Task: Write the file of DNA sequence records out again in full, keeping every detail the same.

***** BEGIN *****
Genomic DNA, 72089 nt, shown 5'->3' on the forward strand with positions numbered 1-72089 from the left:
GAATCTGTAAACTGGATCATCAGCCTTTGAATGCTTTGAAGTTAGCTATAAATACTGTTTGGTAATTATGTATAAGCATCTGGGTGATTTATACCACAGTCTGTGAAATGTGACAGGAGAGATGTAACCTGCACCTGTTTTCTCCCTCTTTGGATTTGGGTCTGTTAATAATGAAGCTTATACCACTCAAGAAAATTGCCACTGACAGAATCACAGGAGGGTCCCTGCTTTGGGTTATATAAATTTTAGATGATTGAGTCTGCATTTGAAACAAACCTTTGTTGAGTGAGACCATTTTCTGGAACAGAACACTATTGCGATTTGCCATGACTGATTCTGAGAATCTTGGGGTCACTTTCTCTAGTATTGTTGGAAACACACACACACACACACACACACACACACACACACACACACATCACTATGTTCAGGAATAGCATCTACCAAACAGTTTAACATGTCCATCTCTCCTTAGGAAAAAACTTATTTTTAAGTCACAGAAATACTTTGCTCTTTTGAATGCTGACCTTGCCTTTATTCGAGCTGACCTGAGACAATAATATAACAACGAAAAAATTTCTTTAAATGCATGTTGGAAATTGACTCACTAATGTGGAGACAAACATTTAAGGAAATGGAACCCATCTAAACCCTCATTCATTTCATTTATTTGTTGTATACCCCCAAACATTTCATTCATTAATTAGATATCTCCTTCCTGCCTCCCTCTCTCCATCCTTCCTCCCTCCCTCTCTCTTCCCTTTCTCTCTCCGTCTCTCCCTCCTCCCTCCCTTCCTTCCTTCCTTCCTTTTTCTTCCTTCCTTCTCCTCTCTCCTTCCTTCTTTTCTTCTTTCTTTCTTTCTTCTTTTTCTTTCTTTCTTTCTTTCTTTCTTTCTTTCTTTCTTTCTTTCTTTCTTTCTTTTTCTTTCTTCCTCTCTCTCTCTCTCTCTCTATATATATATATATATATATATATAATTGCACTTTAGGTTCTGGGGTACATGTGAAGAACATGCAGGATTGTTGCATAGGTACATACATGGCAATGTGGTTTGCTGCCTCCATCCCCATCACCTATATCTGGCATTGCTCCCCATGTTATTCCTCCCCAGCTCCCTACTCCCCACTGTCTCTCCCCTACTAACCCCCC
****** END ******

Genomic DNA, 72089 nt, shown 5'->3' on the forward strand with positions numbered 1-72089 from the left:
GAATCTGTAAACTGGATCATCAGCCTTTGAATGCTTTGAAGTTAGCTATAAATACTGTTTGGTAATTATGTATAAGCATCTGGGTGATTTATACCACAGTCTGTGAAATGTGACAGGAGAGATGTAACCTGCACCTGTTTTCTCCCTCTTTGGATTTGGGTCTGTTAATAATGAAGCTTATACCACTCAAGAAAATTGCCACTGACAGAATCACAGGAGGGTCCCTGCTTTGGGTTATATAAATTTTAGATGATTGAGTCTGCATTTGAAACAAACCTTTGTTGAGTGAGACCATTTTCTGGAACAGAACACTATTGCGATTTGCCATGACTGATTCTGAGAATCTTGGGGTCACTTTCTCTAGTATTGTTGGAAACACACACACACACACACACACACACACACACACACACACACATCACTATGTTCAGGAATAGCATCTACCAAACAGTTTAACATGTCCATCTCTCCTTAGGAAAAAACTTATTTTTAAGTCACAGAAATACTTTGCTCTTTTGAATGCTGACCTTGCCTTTATTCGAGCTGACCTGAGACAATAATATAACAACGAAAAAATTTCTTTAAATGCATGTTGGAAATTGACTCACTAATGTGGAGACAAACATTTAAGGAAATGGAACCCATCTAAACCCTCATTCATTTCATTTATTTGTTGTATACCCCCAAACATTTCATTCATTAATTAGATATCTCCTTCCTGCCTCCCTCTCTCCATCCTTCCTCCCTCCCTCTCTCTTCCCTTTCTCTCTCCGTCTCTCCCTCCTCCCTCCCTTCCTTCCTTCCTTCCTTTTTCTTCCTTCCTTCTCCTCTCTCCTTCCTTCTTTTCTTCTTTCTTTCTTTCTTCTTTTTCTTTCTTTCTTTCTTTCTTTCTTTCTTTCTTTCTTTCTTTCTTTCTTTCTTTTTCTTTCTTCCTCTCTCTCTCTCTCTCTCTATATATATATATATATATATATATAATTGCACTTTAGGTTCTGGGGTACATGTGAAGAACATGCAGGATTGTTGCATAGGTACATACATGGCAATGTGGTTTGCTGCCTCCATCCCCATCACCTATATCTGGCATTGCTCCCCATGTTATTCCTCCCCAGCTCCCTACTCCCCACTGTCTCTCCCCTACTAACCCCCC